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Women businesses mushrooming, thanks to DFCU

By Ivan Rugambwa

In 2007 DFCU Bank started an initiative known as the DFCU Women in Business program, the idea was that the bank would pioneer in creating a business enabling environment for women entrepreneurs with a special focus on small and medium Enterprises (SMEs) to flourish.

But not even the brains behind the program would have anticipated the kind of impact it has had on women businesses countrywide. Six years down the road, the program boasts of over 4000 women both groups and individuals who have been trained in business management with a majority now proud business owners with prospering businesses.

Miss Loy Ssenkole is one of the beneficiaries of the DFCU Women in Business program. She sells organic body Oils, which she personally manufactures under her company, – Miss Loy Beauty Cream products. Originally with a stock of only shs.2million, with a market base limited to Kampala alone, Miss Loy now boasts of shs.6 million worth business, and a market base extending to upcountry areas like Mbarara and Gulu, a remarkable improvement in a span of only two years.

She confesses that but for DFCU’s intervention, she could have probably have given up on what is now a prosperous business. She says that she started attending DFCU bank’s women in business trainings, which equipped her with business skills like saving, networking, and a lot of mentoring which has re-energized her business zeal.

“By the time I started attending the DFCU Women in Business trainings, I was thinking of quitting my business because things were not going well, But now, am very happy because my business is expanding every day.” She says before adding, “I thank DFCU very much.”

According to Mrs. Barbra Assiimwe, the head of SMEs and the Women in Business (WiB) program at DFCU bank, the WiB program targets women entrepreneurs under the categories of Agri-business, traders and professionals.

Barbra noted that as DFCU, they were cognizant of the fact that women were rarely successful business people because of particular barriers like their motherhood roles, less education compared to their male counterparts and that they were less likely to access credit because they most often luck collateral security, unlike their male counterparts.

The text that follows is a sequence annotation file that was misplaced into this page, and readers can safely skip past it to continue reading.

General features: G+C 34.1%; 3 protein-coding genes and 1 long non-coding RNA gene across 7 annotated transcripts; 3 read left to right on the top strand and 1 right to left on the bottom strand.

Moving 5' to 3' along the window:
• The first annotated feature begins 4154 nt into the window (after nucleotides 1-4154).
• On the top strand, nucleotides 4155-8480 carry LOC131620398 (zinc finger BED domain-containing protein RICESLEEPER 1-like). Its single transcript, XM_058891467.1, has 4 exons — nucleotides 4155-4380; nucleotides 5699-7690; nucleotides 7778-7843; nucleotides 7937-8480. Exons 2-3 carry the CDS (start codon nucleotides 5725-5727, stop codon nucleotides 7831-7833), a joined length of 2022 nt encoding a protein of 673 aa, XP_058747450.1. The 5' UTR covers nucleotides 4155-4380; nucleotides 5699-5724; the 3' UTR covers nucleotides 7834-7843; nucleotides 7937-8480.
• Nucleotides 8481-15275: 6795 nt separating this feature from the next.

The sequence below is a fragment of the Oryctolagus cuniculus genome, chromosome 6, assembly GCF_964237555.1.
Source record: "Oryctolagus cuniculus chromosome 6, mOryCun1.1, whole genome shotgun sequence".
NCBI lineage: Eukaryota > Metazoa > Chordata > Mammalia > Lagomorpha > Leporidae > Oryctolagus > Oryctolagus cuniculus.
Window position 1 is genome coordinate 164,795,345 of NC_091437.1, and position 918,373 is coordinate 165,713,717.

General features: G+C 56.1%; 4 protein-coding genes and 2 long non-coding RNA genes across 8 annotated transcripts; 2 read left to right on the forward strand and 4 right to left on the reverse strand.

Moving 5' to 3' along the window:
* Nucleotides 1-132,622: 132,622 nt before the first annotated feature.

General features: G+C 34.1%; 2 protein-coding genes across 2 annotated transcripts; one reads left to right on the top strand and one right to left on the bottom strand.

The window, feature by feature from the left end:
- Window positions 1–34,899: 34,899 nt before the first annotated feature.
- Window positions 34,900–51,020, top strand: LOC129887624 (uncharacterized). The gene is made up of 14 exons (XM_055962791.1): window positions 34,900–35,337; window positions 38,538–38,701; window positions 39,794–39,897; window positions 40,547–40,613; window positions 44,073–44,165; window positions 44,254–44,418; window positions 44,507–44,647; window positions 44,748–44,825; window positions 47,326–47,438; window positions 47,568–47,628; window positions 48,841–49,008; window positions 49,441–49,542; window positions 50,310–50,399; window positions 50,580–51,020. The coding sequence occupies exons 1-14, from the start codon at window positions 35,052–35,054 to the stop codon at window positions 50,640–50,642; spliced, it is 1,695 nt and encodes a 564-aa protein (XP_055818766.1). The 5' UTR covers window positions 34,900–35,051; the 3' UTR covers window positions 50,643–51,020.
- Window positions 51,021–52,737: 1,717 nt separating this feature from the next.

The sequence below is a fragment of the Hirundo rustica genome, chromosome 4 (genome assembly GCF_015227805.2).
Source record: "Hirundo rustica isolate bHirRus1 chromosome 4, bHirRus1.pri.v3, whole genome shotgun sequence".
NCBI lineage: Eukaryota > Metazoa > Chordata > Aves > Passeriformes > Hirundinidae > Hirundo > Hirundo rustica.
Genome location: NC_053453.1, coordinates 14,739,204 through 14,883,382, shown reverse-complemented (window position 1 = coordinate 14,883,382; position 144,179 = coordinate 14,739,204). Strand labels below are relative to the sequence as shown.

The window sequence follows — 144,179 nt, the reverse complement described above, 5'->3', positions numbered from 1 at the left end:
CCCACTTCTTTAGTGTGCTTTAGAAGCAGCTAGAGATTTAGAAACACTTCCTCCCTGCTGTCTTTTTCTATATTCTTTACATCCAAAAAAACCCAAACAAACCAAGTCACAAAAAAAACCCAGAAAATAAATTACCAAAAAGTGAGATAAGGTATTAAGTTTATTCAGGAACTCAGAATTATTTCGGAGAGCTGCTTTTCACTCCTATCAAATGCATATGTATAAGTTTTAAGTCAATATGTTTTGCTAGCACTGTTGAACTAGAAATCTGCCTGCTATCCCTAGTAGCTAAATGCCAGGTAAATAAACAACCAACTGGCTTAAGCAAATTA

She said that as a bank, they hoped that this initiative would help their female clients become successful business people.

She says that the bank trains prospective women entrepreneurs in various skills like building a relationship with their banker, saving, networking and business opportunities among others. She says that the bank also occasionally facilitates a number of women entrepreneurs for an overseas business trip, so as to share experiences and learn from other countries.

But the Bank does not only do training according to Mrs. Assimwe. It also provides ‘special’ loans to women entrepreneurs at their prime lending rate (21%), to enable their clients expand their business. She says that up to Shs. 250million can be given out to women entrepreneurs as long as they have a clear business plan, approved by the bank.

Miss Rachael Kemirembe another member of the WiB program says that after failing to secure a loan from the government’s youth fund, she was able to successfully secure a loan which she has used to expand her crafts business. She says, “I was very frustrated after fulfilling all the conditions to secure the youth fund, when I couldn’t get it.

Then as luck would have it, I was introduced to the DFCU special loan, which I acquired, and now my business is going places.” Now Rachel runs a successful crafts business, which she says she has started to export outside Uganda.

As such the bank on August 30th facilitated the inaugural DFCU women in business expo, comprising of over 40 women participants showcasing their various products to a bigger audience at Garden City-Kampala. According to Mrs. Assimwe, the expo was a networking opportunity for all entrepreneurs, those already established, those starting and the ones aspiring to get in business.

The bank’s efforts have also not gone unnoticed. As the only bank promoting women entrepreneurs, the bank has already won 2 international global words including the Global Banking Alliance award for 2009. The bank also early this year hosted other African banks in Kampala as a case study of a successful initiative of promoting women entrepreneurs.

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